But how successfully an organization can navigate the process depends a lot on how large the organization is, how much money they have on reserve, and how much time they have to communicate with the grantmaker.
Angenique Howard, chief executive officer of Unique Dreams Inc., said she couldn’t use the grant to purchase equipment for her organization’s boxing program, and instead partnered with another organization to provide it. She said the reimbursement process could put smaller organizations in a tricky situation financially — they may not have the cash on hand to foot every purchase necessary for operating new programs.
“That’s a difficult task for a nonprofit, especially a smaller nonprofit, to be able to have those funds available,” Howard said.
Howard says she’d like the city to think more closely about the grant distribution process going forward, and to ensure that the money is accessible for grassroots groups that may not have the capacity to navigate the bureaucracy often involved in grant payouts.
Alyson Ferguson provides evaluation and support to community groups through the Scattergood Foundation. She said funders need to provide technical assistance to nonprofits in addition to funds.
“Folks wear many, many hats within nonprofits and we don’t make it easy for them when it comes to grant contracting,” she said. “We need to be conscious as funders of when we do offer capacity-building, that we make sure there’s support for staff time or even coverage for an individual to go and think through the opportunity or to work with the liaison.”
She said in an ideal world, funders would provide the full grant amount to organizations at once, and then ask for proof of spending at the end.
“I think it’s time now for both government entities and philanthropies to trust the nonprofits that are doing the work on the ground,” she said. “And focus on providing enough dollars upfront to really have organizations have a runway to get their work up and running.”
Atwood said she’s keeping critiques in mind as the city moves forward with plans to support community gun violence programs.
In July, the administration set aside $20 million for Anti-Violence Community Expansion Grant awards. Of that, $13.5 million goes directly into grants for organizations, and the rest is set aside for evaluation and technical assistance.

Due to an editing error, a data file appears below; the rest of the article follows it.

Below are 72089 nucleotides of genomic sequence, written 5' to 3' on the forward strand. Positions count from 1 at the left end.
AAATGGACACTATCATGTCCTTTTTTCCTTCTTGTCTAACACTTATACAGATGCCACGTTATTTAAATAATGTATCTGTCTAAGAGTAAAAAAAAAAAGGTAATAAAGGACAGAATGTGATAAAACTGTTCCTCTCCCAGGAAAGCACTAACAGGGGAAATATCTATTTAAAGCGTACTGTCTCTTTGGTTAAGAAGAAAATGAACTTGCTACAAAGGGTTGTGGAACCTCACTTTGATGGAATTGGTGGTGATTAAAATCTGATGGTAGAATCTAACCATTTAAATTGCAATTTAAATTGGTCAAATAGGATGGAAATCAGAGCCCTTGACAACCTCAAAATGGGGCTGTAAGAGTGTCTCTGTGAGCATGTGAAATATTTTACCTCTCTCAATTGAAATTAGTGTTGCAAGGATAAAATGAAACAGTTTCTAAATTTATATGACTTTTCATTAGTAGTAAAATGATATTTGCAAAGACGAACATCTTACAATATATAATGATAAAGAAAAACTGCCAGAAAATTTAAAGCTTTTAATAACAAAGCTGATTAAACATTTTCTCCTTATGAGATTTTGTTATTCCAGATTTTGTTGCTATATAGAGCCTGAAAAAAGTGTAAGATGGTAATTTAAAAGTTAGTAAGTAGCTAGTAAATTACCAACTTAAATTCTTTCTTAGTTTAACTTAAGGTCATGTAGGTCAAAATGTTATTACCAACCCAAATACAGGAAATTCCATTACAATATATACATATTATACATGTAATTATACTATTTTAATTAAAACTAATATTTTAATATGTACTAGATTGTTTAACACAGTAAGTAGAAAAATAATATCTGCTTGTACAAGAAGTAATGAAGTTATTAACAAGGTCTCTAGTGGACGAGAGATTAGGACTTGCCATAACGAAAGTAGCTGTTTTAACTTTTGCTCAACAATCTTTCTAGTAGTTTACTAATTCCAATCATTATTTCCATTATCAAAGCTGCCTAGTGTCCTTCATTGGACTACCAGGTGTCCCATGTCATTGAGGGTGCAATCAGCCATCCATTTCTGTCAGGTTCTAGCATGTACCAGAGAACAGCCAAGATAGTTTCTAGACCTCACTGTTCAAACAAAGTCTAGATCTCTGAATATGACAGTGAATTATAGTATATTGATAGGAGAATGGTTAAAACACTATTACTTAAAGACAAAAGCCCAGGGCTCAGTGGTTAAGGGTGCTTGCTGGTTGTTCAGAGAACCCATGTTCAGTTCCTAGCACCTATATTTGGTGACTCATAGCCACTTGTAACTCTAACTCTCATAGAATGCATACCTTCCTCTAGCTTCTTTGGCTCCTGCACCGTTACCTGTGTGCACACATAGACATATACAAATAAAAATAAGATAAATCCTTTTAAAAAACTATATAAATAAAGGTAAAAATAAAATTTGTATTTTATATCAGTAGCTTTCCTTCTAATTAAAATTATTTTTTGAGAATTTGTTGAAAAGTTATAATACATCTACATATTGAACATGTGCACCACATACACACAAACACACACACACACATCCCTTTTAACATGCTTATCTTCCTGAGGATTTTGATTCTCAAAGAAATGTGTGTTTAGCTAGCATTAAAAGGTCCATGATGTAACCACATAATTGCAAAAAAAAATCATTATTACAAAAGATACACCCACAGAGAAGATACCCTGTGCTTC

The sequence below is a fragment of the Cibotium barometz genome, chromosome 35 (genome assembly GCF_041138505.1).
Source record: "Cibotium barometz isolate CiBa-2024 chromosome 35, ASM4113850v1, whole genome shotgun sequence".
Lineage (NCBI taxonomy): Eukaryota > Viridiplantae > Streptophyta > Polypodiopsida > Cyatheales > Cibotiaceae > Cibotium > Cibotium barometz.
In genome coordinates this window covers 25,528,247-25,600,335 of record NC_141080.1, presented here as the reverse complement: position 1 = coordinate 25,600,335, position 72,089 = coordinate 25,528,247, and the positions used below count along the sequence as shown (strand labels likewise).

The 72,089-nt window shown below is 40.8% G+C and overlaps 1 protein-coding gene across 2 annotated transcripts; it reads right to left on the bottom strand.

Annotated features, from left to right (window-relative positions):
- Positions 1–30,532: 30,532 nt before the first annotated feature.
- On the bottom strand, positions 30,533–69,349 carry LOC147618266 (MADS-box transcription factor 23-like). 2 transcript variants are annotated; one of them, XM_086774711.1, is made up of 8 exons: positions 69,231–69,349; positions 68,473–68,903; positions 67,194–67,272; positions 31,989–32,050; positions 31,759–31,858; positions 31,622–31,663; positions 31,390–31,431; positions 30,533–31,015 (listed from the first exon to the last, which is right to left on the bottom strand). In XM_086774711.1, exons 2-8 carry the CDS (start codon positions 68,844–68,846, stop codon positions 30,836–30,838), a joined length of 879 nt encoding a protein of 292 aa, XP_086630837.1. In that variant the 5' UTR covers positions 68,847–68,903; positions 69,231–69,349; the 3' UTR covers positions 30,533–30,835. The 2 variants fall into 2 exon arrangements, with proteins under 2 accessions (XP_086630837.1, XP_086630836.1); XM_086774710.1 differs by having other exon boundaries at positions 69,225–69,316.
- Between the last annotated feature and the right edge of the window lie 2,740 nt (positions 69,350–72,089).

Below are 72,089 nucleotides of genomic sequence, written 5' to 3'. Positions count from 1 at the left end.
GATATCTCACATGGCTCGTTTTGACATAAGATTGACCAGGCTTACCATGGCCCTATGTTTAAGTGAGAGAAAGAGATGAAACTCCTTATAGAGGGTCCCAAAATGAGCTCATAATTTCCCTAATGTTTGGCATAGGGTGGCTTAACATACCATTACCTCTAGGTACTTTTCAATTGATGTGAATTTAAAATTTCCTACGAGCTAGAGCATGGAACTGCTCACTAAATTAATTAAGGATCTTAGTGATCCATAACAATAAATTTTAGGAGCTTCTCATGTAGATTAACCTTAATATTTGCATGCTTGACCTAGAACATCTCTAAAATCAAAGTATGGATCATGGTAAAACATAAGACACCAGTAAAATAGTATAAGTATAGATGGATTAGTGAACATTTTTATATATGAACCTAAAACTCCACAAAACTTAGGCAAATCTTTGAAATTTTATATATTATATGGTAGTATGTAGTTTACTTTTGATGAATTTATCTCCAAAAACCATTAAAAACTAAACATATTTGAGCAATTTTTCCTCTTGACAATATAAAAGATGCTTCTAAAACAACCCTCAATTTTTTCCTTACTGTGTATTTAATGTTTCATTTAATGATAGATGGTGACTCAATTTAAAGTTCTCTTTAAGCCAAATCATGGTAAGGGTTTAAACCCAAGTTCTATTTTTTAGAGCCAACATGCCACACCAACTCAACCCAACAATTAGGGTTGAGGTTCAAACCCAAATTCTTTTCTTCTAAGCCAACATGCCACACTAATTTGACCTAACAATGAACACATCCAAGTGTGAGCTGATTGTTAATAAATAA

The new awards are much larger than the Targeted Community Investment Grants. Community Expansion Grants range from $100,000 to $1 million.
Atwood says the city has supported the UAC in hiring additional staff — program managers and communications specialists — so they are able to more effectively assist grantees.
She said she aims to “avoid continued stress and trauma to our community-based organizations and so they can fulfill their programming to the communities that need that programming the most.”
In January, a UAC survey found that a majority of CEG grantees are at least somewhat satisfied with the service they received during one-on-one meetings. However, the results are based on responses from only 13 of 49 grantees.
As for the Targeted Community Investment Grants, Atwood says she’d be “relentless in trying to make sure that our grantees get paid.”
For future Targeted Community Investment grant recipients, the UAC is creating training videos and adding documents to a self-service portal to provide them with information about the full grant process.
New Leash on Life USA, a nonprofit group that helps rehabilitate people with criminal records by teaching them to care for rescue dogs, received both a Targeted Community Investment Grant and a Community Expansion Grant.
CEO Marian Marchese says they had a positive experience in both cases and were able to use the money from both awards to hire an additional social worker, add participants to the program, and pay for a third-party evaluation of the results. She said the requirements for receiving the funds were not as onerous as what she’s seen with other grants.
“While the city is being very prudent on everyone providing the right kinds of receipts and the vouchers and the timesheets so that everything can be monitored, they’re also letting you do your job so that you can have success for why they selected you in the first place,” she said.
The Greater Philadelphia YMCA received a Targeted Community Investment Grant to help provide resources for teenagers and young adults affected by gun violence. Like New Leash on Life, they’ve had a positive experience with the grant — complimenting the support they received from the grant officer the city assigned them — but noted their experience may not reflect that of smaller organizations.
“You want to make sure you have a healthy mix of organizations,” said Tiffany Thurman, vice president of government affairs at the Greater Philadelphia YMCA. “It’s gonna always be a challenge for the city to strike that balance when they’re working on grant allocation. Do you provide funding to the big organizations that have the capacity and resources to implement robust programming, or do you take a more grassroots approach?”
As of Jan. 20, the city had distributed roughly $792,000 of the $13.5 million set aside for the Community Expansion Grants. The city will work with the UAC to distribute the rest of the funding to nonprofits over the course of the year-long grant cycle, which closes this November.
Amelia Winger contributed to this report.
If you or someone you know has been affected by gun violence in Philadelphia, you can find grief support and resources here.
This article is part of The Toll: The Roots and Costs of Gun Violence in Philadelphia, a solutions-focused series from the collaborative reporting project Broke in Philly. Find other stories here and follow on Twitter at @BrokeInPhilly.